Why are we not supporting Windows 8?

Windows 8 is the latest version of Microsoft’s operating system for desktop, notebook and tablet computers, while Windows 7 is the version of the operating system installed on all the machines managed by the ITDS department. This naturally leads to a few questions.

Q: Is the ITDS department investigating Windows 8?


A: Absolutely, and has been from the early beta days, many months ago.  A continuing rigorous investigation is underway, asking the questions should we roll Windows 8 out to people, can we roll Windows 8 out and how would we roll WIndows 8 out.

Should we involves questions about productivity and stability; we do not assume that newer is automatically better.  Indeed, the completely different user interface has a steep learning curve for most people.

Can we asks the question of compatibility; do the programs used by people at SFU work under Windows 8.  If people can't do their jobs, we obviously can't roll it out.  The news is pretty good on this front.  Currently,  over 100 commonly used programs have been tested along with the several dozen of the most common web applications and most either work or have an acceptable workaround that can be employed.  (We'll be happier though, when workarounds are not required, when it all just works.)

How do we asks about the details of a rollout; imaging of machines, look of the desktop, applications deployed and perhaps most importantly, user training.


Q: Will the SFU managed machines be upgraded to Windows 8?

A: Possibly.  Certainly, many of the modern tablets come with Windows 8 and cannot be downgraded, so those will remain WIndows 8.  As to the regular desktops, see the question above.


Q: Should I buy Windows 8 for my personal use?

A: The decision tree for personal use and institutional use are two very different things.

If you’re buying a new machine, both Windows 7 and Windows 8 are usually options.

If your machine is a Tablet, no question, buy the Windows 8 version, full stop.  The touch interface included with Windows 8 is significantly enhanced over previous versions of Windows; frankly, it's hard to talk about them in the same breath.

If your machine is a Notebook AND has a touchscreen interface, you have a decision to make.  Either will work well.  On a purely anecdotal level, the author found (to his surprise) that shortly after using a touchscreen notebook with Windows 8, he found himself "typing and swiping", not "typing and clicking".  The Windows 8 user interface started to make sense and it became natural to reach out and touch the screen rather than reach for the mouse.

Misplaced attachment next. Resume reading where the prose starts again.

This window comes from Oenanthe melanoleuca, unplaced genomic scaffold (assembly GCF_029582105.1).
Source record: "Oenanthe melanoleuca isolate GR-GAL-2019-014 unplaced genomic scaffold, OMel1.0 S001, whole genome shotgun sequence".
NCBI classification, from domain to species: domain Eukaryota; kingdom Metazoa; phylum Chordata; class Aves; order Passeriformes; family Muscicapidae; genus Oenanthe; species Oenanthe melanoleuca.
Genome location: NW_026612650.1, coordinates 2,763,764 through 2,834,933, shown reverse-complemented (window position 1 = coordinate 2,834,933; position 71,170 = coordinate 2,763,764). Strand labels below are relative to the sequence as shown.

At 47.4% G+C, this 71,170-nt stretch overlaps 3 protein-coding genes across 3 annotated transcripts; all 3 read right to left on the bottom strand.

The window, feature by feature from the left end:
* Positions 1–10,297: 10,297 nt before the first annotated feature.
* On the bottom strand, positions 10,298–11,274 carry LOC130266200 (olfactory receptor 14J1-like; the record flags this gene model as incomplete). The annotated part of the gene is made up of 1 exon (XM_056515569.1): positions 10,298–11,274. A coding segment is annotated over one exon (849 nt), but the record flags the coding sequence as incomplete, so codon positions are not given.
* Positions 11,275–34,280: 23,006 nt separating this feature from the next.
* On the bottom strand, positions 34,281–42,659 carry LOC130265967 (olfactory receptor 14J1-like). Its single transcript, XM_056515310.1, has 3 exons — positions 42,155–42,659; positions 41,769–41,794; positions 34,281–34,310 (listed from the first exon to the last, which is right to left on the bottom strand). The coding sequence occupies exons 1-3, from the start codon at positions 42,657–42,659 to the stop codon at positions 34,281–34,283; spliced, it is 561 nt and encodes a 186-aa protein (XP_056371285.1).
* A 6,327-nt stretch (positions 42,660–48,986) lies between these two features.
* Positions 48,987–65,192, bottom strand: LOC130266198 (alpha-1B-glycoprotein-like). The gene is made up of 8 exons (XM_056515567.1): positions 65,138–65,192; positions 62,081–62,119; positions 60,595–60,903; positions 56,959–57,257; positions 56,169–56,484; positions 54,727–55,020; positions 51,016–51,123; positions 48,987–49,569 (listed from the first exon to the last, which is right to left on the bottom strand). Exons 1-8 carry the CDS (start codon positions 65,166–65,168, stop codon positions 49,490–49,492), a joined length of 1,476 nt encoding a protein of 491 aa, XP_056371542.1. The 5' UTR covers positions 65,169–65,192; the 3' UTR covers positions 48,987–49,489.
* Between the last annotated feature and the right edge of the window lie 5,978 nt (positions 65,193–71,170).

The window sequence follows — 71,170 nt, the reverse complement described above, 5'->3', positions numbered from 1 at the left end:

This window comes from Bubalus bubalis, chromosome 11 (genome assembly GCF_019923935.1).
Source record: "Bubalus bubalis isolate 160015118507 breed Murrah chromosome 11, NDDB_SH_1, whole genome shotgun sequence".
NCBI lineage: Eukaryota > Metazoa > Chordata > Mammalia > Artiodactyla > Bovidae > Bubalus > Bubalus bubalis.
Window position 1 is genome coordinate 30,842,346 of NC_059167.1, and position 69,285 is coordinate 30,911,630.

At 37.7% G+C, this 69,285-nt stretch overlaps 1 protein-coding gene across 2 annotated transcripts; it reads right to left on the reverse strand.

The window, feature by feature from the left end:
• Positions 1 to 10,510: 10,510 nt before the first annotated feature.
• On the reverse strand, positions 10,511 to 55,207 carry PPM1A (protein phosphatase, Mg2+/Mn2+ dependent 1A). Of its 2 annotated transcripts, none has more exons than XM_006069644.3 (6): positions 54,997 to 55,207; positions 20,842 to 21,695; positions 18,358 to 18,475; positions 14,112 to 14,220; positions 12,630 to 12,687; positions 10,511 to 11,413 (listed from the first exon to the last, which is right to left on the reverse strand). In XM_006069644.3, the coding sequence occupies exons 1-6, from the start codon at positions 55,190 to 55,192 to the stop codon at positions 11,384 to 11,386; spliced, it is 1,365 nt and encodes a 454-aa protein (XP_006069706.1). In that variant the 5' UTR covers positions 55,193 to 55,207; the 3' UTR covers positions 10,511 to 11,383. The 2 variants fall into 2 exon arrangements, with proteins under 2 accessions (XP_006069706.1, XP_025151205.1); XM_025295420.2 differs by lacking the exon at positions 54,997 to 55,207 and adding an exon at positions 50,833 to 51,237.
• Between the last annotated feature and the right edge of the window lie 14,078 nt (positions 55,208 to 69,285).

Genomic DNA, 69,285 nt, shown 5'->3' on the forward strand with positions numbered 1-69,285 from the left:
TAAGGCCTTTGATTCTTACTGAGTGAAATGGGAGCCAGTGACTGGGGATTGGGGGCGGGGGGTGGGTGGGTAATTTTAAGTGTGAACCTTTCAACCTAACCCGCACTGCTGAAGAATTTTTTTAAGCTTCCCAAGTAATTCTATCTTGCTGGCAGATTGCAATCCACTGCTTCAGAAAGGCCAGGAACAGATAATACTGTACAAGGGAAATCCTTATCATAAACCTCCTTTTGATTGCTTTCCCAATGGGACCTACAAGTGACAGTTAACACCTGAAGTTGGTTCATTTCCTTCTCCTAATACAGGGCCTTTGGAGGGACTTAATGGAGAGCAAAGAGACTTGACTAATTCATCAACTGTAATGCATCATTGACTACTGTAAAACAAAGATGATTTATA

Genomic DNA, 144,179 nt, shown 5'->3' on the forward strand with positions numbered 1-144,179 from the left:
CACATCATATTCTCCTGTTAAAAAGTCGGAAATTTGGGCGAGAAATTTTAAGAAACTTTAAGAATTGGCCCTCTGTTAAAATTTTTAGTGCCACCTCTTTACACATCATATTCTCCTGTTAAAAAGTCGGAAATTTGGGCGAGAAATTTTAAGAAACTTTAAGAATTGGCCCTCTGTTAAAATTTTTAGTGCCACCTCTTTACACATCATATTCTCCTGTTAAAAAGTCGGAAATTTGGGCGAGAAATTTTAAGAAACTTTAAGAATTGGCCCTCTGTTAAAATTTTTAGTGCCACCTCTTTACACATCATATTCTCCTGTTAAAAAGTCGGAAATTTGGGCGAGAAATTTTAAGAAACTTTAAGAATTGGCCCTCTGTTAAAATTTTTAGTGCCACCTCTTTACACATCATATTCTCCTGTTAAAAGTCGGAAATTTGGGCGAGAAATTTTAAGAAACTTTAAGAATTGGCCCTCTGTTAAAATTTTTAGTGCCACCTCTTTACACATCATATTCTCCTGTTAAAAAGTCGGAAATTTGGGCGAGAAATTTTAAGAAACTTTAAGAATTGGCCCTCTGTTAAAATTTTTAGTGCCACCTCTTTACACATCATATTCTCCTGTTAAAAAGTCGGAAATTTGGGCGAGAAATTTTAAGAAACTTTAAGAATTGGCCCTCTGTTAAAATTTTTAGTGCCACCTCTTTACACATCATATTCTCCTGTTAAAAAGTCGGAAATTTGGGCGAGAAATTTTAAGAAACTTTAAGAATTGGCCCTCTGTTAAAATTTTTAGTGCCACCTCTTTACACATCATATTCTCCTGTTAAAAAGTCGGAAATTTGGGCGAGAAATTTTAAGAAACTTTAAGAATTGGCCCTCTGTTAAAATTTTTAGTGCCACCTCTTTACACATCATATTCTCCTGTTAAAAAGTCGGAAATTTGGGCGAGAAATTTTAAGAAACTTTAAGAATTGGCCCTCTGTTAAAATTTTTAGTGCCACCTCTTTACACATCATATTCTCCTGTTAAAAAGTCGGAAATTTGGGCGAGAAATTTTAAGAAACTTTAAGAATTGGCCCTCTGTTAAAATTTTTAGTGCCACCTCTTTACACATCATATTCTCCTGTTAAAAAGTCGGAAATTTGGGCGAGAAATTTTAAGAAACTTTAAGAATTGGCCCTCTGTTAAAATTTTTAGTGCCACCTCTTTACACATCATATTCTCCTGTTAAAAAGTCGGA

If your machine is a desktop, you again have a decision to make.  With a desktop, the Windows 8 interface is less obvious a plus than our familiar WIndows 7 interface; a learning curve is ahead of you.  Interestingly, if your computer is a wee bit older and therefore lower on resources than modern machines, Windows 8 might just be the choice, as it truly does seem to run well on slower hardware with less RAM.  However, you are strongly urged to seek out the "Compatibility Tester" before plunking down the credit card.

Q: Is Windows 8 mnore secure than Windows 7?

A: MAYBE, but most of the security concerns with modern machines have to do with the end user, not the machine.  People continue to open attachments from unknown sources and click on links in emails from Nigerian princes or eastern European lotteries and in such cases, neither version of Windows will be of much help.


Q: If I upgrade my existing machine to Windows 7 or WIndows 8, will my files and programs transfer over.
A: If you are an XP user, no. There is no good way to do this in any automatic manner. If you are a Vista user .. probably. Again, the Microsoft web site should be consulted for some specific “gotchas”.


Q: If my home machine is Windows 8 and my office machine is Windows 7, will my files be compatible from one to the other?

A: Probably. An exact answer is difficult because it is not actually the operating system that creates the files, it’s the programs that are installed that creates them. If you use the same programs on all machines, the files will be compatible.


Q: Can I use all my old programs with Windows 8?

A: Maybe; most programs compatible with Windows 7 can be used with Windows 8 but older programs may not run. If you have older programs that are mission critical, an investigation into their compatibility is strongly advised, the Microsoft site again being the first place to go.


Q: If I upgrade to Windows 8 and I’m not happy, can I go back.

A: Only by erasing everything and starting again. Therefore, a backup of anything you cannot lose must be done before performing an upgrade.